- My least-liked book of the month was probably We Hunt the Flame, though I didn’t dislike it. I just didn’t enjoy it as much as the others.
- My favorite first-time reads of the month were The Mirror and the Light by Hilary Mantel and King of Scars by Leigh Bardugo. My favorite rereads were Penric’s Demon and Penric and the Shaman by Lois McMaster Bujold and All Systems Red by Martha Wells.
What I Plan to Read in May:
Clearly, I’m diving back into Tolkien’s legendarium. I picked up The Lay of Aotrou and Itroun at the end of April, and from there I borrowed an ebook of Verlyn Flieger’s essays on Tolkien’s works, and now I want to read All the Tolkien Books! I have several volumes from the History of Middle-earth series, so I can tackle those. I’ve read a bunch of them, that’s going back to high school, so I’ve gotten to the point where I don’t remember which I have read, and which I haven’t read.
But I was shopping around on Barnes and Noble online last week and I found out that the big, hardbound-with-a-slipcase bind-up of all twelve volumes of The History of Middle-earth is going to be available in the US in October. There are three books spanning 5,000 pages of Middle-earth’s history. I had already seen it on Book Depository, but knowing that Book Depository is a subsidiary of Amazon makes me not want to shop there, so when I saw it available for pre-order from Barnes and Noble, I actually started to think about getting it. The set is not cheap, but given that I’d spend almost as much on the whole set of paperbacks, well, it made getting the upcoming box set made more sense. So I pulled a bit from my travel savings (not going to be using that this year) and used a bit from a small windfall. The money is set aside for the boxed set’s release in the fall. I want to see if I can get the boxed set through my local indie store, but I want to be able to walk in and talk to the proprietor. That won’t be happening for a bit, but there’s plenty of time before October to get it sorted out.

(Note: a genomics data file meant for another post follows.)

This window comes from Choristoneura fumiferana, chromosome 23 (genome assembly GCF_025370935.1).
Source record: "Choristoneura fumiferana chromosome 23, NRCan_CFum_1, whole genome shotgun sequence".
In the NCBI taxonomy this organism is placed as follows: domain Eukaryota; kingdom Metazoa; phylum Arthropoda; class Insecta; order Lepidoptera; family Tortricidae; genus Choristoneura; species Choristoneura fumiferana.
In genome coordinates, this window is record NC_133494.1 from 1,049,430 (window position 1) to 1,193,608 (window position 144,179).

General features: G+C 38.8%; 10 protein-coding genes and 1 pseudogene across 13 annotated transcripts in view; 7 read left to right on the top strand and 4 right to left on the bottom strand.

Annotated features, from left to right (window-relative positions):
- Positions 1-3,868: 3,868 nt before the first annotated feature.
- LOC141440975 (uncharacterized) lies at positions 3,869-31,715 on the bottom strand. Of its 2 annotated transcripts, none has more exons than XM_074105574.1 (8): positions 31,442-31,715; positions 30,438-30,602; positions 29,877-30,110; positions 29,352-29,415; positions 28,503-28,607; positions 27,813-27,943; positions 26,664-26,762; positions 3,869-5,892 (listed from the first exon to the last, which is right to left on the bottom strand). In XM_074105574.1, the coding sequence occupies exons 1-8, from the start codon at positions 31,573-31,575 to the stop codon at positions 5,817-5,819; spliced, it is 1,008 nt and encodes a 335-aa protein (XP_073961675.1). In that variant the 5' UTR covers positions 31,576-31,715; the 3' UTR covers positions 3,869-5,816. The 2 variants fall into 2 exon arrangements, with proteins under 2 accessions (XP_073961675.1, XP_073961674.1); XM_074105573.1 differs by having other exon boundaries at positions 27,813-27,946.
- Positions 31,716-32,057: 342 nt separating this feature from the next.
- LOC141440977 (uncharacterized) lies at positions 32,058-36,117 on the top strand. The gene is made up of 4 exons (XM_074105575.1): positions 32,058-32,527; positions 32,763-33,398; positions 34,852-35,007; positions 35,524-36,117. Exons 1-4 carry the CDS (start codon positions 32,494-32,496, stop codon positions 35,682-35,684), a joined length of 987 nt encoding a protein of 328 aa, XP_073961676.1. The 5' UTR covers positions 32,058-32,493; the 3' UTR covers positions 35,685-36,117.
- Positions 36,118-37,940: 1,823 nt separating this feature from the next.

This is suddenly my most anticipated release of the year. A three-book, 5,000-page bind-up of unfinished background stories, poems, and first drafts. Tolkien fans. We be odd folk.
Not pictured in the above photo is Network Effect by Martha Wells, which is the first full-length novel in the Murderbot Diaries series. I have a pre-order coming from Barnes and Noble, but I want to reread the novellas before I read the novel, just to make sure I’m up on my Murderbot lore.